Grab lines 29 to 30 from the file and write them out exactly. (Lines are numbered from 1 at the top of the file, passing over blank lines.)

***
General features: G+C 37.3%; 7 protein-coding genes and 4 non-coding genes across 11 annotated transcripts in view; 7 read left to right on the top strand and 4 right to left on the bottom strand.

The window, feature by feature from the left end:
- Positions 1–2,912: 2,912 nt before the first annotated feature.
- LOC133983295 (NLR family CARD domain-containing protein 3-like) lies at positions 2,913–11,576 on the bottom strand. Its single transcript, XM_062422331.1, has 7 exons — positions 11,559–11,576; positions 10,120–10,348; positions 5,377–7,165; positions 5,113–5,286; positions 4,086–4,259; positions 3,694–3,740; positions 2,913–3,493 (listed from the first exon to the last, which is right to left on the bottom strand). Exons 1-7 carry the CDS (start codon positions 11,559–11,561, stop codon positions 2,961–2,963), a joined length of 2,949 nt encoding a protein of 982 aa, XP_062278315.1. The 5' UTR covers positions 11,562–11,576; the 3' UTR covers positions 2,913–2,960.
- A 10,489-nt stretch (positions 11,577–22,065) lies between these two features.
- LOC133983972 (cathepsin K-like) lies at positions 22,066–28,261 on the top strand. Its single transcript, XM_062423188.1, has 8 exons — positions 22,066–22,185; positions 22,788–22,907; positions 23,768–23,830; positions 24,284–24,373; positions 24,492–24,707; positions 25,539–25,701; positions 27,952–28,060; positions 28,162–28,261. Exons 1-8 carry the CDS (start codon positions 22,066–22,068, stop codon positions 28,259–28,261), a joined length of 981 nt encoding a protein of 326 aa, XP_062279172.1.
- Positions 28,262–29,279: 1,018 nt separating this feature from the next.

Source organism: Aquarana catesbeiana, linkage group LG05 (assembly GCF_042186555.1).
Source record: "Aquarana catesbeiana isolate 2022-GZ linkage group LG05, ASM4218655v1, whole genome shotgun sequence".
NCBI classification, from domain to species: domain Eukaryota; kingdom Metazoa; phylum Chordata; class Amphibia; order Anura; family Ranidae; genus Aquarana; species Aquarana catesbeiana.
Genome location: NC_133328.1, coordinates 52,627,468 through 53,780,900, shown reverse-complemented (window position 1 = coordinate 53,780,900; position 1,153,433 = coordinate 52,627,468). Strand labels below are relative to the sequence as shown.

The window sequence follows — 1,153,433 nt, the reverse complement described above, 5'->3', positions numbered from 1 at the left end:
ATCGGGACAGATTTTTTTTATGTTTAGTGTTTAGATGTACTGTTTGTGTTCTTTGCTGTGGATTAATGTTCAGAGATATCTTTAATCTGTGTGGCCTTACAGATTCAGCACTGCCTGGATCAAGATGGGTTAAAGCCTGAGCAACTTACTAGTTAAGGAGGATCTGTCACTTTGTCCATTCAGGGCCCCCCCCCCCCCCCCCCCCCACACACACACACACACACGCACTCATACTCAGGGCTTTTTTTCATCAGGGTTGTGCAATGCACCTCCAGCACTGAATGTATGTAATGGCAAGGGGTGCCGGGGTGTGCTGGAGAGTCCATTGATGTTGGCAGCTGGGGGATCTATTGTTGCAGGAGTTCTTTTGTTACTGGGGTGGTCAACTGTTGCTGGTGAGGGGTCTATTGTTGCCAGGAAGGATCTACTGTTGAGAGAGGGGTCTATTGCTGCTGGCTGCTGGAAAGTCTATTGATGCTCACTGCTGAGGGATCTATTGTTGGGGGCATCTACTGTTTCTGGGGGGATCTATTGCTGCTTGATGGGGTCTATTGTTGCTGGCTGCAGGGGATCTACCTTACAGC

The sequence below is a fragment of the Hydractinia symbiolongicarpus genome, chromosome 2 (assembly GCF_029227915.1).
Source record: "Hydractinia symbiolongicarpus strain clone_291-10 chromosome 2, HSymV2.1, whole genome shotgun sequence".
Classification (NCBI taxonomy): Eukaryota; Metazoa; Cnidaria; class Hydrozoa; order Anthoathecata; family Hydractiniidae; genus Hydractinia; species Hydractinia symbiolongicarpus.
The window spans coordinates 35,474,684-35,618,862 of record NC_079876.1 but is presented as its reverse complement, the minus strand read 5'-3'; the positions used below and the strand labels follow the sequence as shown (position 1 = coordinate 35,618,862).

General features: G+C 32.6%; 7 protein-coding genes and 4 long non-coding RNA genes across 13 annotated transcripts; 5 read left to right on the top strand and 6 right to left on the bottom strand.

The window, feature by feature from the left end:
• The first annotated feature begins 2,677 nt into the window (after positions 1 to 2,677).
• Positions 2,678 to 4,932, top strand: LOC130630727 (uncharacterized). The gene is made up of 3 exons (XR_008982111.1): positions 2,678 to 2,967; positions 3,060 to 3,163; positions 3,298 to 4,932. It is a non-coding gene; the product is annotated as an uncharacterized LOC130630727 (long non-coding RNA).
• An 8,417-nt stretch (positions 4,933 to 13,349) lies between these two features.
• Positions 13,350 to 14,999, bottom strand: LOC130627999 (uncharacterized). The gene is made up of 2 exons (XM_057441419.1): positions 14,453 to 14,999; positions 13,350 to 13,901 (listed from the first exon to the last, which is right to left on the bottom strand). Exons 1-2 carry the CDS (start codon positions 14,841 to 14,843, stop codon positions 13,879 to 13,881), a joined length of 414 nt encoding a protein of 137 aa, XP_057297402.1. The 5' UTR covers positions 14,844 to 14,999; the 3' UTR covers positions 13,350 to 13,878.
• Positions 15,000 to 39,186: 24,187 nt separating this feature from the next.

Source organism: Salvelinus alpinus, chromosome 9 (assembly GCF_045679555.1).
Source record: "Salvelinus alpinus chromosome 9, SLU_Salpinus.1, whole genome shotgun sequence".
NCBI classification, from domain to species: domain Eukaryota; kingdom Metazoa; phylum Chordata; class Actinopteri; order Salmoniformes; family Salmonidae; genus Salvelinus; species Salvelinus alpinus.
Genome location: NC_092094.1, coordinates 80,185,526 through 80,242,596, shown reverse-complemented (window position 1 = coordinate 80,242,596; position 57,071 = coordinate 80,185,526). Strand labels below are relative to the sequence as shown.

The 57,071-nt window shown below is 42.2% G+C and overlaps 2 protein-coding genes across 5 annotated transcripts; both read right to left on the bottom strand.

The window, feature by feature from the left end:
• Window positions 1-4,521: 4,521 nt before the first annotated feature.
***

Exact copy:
The 57,071-nt window shown below is 42.2% G+C and overlaps 2 protein-coding genes across 5 annotated transcripts; both read right to left on the bottom strand.

The window, feature by feature from the left end: